Our gut instinct to punish criminals must be tempered by the realisation that children are innocent. These kids are victims themselves. They should not become a currency of revenge. Taking them into account at their parent's sentencing does not weaken our prosecution system. It does not make us less protected from crime. It does the opposite.
While Francis' analysis is correct, the problem is that capitalism is not the only system that acts in this way: religions - Catholicism included - also create problematic demands on us. Indeed, one could argue that the idea of God could be seen as an infinite demand: if God has said, for example, that being gay is sinful or having women leaders is wrong, who are we to even begin to argue?
Victim Support believes well planned restorative justice (RJ) can be so beneficial for victims. International Restorative Justice Week began on Monday with the Government announcing £29million extra funding, specifically to bolster and increase RJ provision across the UK. It's is a welcome step forward.
There has been much in the press recently regarding how much barristers can expect to receive from their criminal work - many figures of which I feel are totally misleading. The best way to illustrate this is with a personal example which shows that in the line of duty many barristers work for very little, or even nothing at all.
I fully understand why some in the legal profession feel bruised or worry about how our reforms might affect them. However the government and the legal profession must work together to create a legal aid system that protects those who need it most whilst also commanding the confidence of taxpayers who fund it. Put simply, we want to ensure the limited money we have available for legal aid is concentrated on those cases where it is needed most. Our proposals would ensure a system sustainable and affordable for future generations, and it will remain one of the most generous in the world.
Russell Brand told us it was time for a revolution. And we can see the logic to his reasoning. People are suffering as never before, through no desire or fault of their own. And when the Appeal Court twice in one week have deemed government action illegal - over aspects of the NHS privatisation and on Workfare - it could seem that now is as good a time as any to revolt.
Under pressure of budget cuts and economies of scale, prisons are getting fewer and larger, with a drive to close small community and open prisons, build larger jails and add additional capacity to existing establishments. Since 2010 there have been 13 prison closures and a further six still to come.
The broadcasters have always stated that cameras in court will have significant public benefit and give real effect to the right to see justice being done. There will be greater understanding of our justice system on issues such as sentencing or what happens in a court, it will better prepare the public if they have to appear as a witness or juror.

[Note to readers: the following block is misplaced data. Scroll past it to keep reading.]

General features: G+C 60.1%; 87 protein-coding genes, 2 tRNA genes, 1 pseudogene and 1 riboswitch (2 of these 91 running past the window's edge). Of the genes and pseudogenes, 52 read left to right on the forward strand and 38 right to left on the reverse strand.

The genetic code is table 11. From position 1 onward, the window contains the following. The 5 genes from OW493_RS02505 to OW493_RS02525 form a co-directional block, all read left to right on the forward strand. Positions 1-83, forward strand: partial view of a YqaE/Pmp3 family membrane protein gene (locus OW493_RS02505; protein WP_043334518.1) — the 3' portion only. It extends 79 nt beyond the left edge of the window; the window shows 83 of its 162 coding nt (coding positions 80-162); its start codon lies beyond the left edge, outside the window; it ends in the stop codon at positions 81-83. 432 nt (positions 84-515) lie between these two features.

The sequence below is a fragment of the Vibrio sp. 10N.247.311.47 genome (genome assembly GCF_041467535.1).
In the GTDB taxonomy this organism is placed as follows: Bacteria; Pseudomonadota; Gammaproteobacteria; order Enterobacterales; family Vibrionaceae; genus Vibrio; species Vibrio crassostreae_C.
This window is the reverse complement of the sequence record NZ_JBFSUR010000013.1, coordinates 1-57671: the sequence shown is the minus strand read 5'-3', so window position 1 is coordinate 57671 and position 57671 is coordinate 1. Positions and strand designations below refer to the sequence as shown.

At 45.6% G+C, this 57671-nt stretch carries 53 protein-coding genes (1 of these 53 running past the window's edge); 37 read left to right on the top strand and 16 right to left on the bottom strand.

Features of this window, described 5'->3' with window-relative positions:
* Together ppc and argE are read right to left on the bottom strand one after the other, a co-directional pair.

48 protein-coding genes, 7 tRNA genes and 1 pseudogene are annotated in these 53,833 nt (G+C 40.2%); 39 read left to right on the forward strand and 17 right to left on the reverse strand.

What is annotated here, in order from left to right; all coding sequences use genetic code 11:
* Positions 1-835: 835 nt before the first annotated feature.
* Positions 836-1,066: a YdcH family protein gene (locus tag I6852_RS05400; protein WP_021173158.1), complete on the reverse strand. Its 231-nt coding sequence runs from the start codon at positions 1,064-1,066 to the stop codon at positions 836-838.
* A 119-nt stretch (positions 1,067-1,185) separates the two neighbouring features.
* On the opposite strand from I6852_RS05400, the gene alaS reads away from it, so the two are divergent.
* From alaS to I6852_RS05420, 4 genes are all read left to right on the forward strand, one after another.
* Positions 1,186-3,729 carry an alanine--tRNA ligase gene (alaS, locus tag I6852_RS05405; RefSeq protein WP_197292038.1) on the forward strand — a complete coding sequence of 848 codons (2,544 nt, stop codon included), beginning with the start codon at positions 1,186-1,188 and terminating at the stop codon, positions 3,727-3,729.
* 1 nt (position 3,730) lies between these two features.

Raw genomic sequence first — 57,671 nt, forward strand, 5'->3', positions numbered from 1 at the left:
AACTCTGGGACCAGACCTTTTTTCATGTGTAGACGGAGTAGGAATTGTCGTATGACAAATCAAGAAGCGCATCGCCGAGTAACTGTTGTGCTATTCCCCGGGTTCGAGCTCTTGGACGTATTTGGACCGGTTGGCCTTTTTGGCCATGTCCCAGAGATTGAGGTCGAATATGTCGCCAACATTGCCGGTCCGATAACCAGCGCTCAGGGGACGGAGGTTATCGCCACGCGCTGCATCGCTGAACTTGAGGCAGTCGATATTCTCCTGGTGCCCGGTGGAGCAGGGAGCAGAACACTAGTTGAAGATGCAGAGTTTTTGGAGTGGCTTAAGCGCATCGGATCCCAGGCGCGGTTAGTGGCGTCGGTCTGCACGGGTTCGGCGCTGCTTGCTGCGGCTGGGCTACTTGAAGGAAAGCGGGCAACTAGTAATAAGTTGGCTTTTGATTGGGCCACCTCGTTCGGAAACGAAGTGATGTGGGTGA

By introducing a code, rather than a law as Labour propose, this Tory-led government is demonstrating just how out of touch they are with the reality of the criminal justice system, and the needs of victims... Without statutory underpinning, the only message this latest announcement sends to victims is: this government is not on your side.
What on earth were the Federation representatives thinking in going to a meeting with Andrew Mitchell? They were not negotiating over Police pay and conditions - which is their job - they were dabbling in media politics and it does not look like they did a good job of it. Police should stick to investigating crimes and should stay out of politics if they want to retain public support.
Nowhere is this more necessary than the hedge fund sector, which has in the past often been happy for most people to remain in the dark about what it does and why. Its most successful participants have, with a few exceptions, been reluctant to talk about their business, and cautious about engaging directly in a wider social agenda.
Across the world, the contentious debate over the future of nuclear power continues apace. In East Asia, for instance, it emerged last month that a nuclear plant in Taiwan may have been leaking radio-active water for three years. Meanwhile, Japan is still struggling to contain radio-active water from Fukushima; and in South Korea prosecutors are conducting a huge investigation into forged nuclear safety certificates.
The virtues of forgiveness in many different contexts of life are manifold and well known. Forgiveness can encourage and enable healing, peaceful relations, improved individual and social welfare, and psychological well being. But forgiveness is a personal choice and it must not be coerced, whether implicitly or explicitly. It is not a panacea.